About the novel

My author Leona, or L, as I typically refer to her, has made me a character who needs answers, and when answers aren’t readily available, my imagination will conjure them up. I want to know who smashed my window and scrawled an obscene insult across my door. And I want to know what my long-dead Dad was up to as a civilian on the Alaska Highway during World War II. The answers my imagination supplies to both these questions turn out to be wrong in so many ways.

My sense of humour never deserts me, but it faces a challenge in beating back my cluster of anxieties. This is a story about imagination — how to use it and how not. Like my father before me, I need to stop looking over my shoulder for what, or who, is out to get me.

Here’s a look at the beginning of the novel-in-progress.


There’s a monkey lives up inside my mind, an active, agile creature who loves to play. She’ll scoop my thoughts together, knead them, roll them in her hands, slap at the mess until she’s got herself a ball; then she’ll take that ball and bounce it off the walls up there. Or she’ll pull it apart like taffy, stretch her arms wide, a glob of thoughts in either hand and a sticky, sagging swag between. She’ll scoop the mess together again, make another ball, add more bulk—say a little suspicion, a little paranoia; knead, press, roll, slap—and she’ll go bowling with it, clatter and racket, ouch! A little quiet please, a little peace.

I’m so intent on outrunning the monkey, I’ve flown clear from the prairies to the western edge of the continent. That should do it, shouldn’t it?


My sister isn’t here to meet me in Arrivals, but I didn’t expect her to be. I’ll find her somewhere in this airport, her husband’s flying out today. I hoist my suitcase, stuffed with six weeks’ worth of wardrobe, over the lip of the carousel. Now my duffle slides down the chute. I shoulder it, hnfff, thread myself and my load out through the thicket of bag-anxious travelers, and make my way to Departures. There, over there: Pen, Richard and their little guy, Billy. Pen stitches a zig-zag between my arrival and Richard’s leaving—a hug for me, a kiss for him, her hand on my arm, then on his, mine. All a rush. Richard kneels to hug Billy and stands to give Pen a last dramatic embrace, complete with a dancer’s dip. Yes, a rush, including Pen’s quick joke to Richard about the redheaded entomologist from Simon Fraser U who will fly south in a week to join him on the project. He laughs and lets his long fingers rest briefly on Pen’s shoulder. She says, “You and redheads,” a comment I assume she wouldn’t make if she weren’t simply teasing. Odd and sweet at the same time.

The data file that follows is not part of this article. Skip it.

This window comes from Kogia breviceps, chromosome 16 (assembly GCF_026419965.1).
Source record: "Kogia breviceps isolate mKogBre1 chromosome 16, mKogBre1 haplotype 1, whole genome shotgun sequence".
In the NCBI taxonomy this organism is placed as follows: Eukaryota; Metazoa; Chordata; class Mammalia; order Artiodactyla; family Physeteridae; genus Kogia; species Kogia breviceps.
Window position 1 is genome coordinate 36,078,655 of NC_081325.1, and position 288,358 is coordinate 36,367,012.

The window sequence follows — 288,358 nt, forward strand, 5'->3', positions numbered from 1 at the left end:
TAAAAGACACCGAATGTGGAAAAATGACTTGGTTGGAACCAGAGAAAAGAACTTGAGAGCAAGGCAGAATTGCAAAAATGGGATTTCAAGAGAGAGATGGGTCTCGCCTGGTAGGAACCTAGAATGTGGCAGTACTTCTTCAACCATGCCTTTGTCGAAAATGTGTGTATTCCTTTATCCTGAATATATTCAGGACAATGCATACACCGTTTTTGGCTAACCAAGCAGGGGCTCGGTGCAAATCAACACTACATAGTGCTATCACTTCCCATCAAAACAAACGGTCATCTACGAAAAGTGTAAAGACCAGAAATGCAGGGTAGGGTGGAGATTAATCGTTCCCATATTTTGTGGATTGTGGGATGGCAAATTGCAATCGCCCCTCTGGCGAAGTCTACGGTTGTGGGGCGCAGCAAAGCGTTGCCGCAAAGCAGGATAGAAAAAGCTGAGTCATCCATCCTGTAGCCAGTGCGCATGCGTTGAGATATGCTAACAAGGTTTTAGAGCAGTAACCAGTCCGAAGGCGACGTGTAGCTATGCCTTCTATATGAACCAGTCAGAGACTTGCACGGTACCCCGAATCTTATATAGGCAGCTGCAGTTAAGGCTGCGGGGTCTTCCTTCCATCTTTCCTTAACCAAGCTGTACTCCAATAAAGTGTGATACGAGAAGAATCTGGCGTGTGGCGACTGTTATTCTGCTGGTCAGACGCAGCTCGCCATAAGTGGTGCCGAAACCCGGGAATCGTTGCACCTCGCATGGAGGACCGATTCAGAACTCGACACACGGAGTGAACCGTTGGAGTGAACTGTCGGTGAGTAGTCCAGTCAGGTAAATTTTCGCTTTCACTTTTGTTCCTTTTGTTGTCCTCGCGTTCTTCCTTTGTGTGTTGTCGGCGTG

Richard’s changed since I saw him last, though not a lot. His ten extra pounds press his shirt into a modest pout overtop of his belt, but he’s still Pen’s same old, handsome husband—brows that want grooming, but hardly a wrinkle until he smiles. His magnetism is undiminished by the pout at the waist and the small moon of baldness at his crown. That talent he has for making the woman he’s speaking to feel as if she’s the most important presence in the room. I remember, once—it’s years ago now—as we moved from one space to the next at a party and I felt his hand touch down on the small of my back—before I realized he’s that way with nearly every woman he meets—I remember thinking he was about to hit on me. I remember thinking this was how affairs began: a hand settles on a back, lightly, warmly, and in that warmth a possibility flares—by chance or by design—and all that tiny flare will need to make it whoosh is a little oxygen from one side or the other.

At the airport, just before he disappears through the frosted glass doors and into security, Richard reaches out to give my hand a squeeze. “They’re all yours, Katydid.”

Do bug scholars have bug names for everyone?

He says to Billy, “Bye, little bug.”

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